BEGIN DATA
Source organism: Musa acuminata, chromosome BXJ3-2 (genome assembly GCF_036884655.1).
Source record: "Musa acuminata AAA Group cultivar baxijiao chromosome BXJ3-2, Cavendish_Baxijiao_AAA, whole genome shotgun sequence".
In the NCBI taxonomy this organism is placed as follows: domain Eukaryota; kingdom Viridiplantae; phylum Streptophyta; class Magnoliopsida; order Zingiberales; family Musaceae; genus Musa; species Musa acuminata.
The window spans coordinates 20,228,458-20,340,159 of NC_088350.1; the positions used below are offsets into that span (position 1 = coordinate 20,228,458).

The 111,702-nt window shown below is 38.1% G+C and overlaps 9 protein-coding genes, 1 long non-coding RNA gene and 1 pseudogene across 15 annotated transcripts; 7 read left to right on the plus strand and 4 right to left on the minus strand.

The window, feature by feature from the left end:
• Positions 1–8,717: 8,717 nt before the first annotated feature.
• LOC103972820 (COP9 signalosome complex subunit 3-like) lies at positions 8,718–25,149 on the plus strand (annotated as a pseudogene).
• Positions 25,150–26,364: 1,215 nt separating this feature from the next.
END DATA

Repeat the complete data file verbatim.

Source organism: Musa acuminata, chromosome BXJ3-2 (genome assembly GCF_036884655.1).
Source record: "Musa acuminata AAA Group cultivar baxijiao chromosome BXJ3-2, Cavendish_Baxijiao_AAA, whole genome shotgun sequence".
In the NCBI taxonomy this organism is placed as follows: domain Eukaryota; kingdom Viridiplantae; phylum Streptophyta; class Magnoliopsida; order Zingiberales; family Musaceae; genus Musa; species Musa acuminata.
The window spans coordinates 20,228,458-20,340,159 of NC_088350.1; the positions used below are offsets into that span (position 1 = coordinate 20,228,458).

The 111,702-nt window shown below is 38.1% G+C and overlaps 9 protein-coding genes, 1 long non-coding RNA gene and 1 pseudogene across 15 annotated transcripts; 7 read left to right on the plus strand and 4 right to left on the minus strand.

The window, feature by feature from the left end:
• Positions 1–8,717: 8,717 nt before the first annotated feature.
• LOC103972820 (COP9 signalosome complex subunit 3-like) lies at positions 8,718–25,149 on the plus strand (annotated as a pseudogene).
• Positions 25,150–26,364: 1,215 nt separating this feature from the next.